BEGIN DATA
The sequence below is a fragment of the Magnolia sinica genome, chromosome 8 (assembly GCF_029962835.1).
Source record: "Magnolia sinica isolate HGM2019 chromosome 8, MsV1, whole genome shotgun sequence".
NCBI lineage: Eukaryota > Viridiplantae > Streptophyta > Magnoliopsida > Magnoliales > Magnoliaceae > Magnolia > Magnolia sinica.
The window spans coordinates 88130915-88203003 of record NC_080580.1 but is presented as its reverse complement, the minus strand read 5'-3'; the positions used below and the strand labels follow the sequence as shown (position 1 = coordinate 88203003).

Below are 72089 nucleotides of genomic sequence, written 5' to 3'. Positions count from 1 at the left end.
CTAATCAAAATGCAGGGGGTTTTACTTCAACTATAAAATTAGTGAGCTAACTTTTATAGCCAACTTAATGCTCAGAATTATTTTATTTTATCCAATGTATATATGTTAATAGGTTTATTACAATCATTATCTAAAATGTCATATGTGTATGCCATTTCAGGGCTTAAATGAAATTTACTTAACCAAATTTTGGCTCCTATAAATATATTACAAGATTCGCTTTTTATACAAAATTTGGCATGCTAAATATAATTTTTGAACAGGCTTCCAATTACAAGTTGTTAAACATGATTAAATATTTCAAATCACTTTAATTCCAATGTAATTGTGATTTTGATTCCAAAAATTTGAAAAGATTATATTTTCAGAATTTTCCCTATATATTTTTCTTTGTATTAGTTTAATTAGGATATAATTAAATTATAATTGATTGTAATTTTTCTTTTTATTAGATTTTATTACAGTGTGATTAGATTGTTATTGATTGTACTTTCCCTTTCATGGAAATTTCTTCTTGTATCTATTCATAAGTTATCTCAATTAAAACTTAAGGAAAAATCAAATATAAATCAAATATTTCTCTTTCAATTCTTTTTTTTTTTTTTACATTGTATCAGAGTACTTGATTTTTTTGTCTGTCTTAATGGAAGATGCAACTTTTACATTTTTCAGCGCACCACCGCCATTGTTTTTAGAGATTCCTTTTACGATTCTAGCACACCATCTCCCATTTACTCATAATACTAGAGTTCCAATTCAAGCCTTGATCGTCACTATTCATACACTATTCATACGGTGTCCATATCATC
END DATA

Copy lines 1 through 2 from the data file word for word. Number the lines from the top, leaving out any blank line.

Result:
The sequence below is a fragment of the Magnolia sinica genome, chromosome 8 (assembly GCF_029962835.1).
Source record: "Magnolia sinica isolate HGM2019 chromosome 8, MsV1, whole genome shotgun sequence".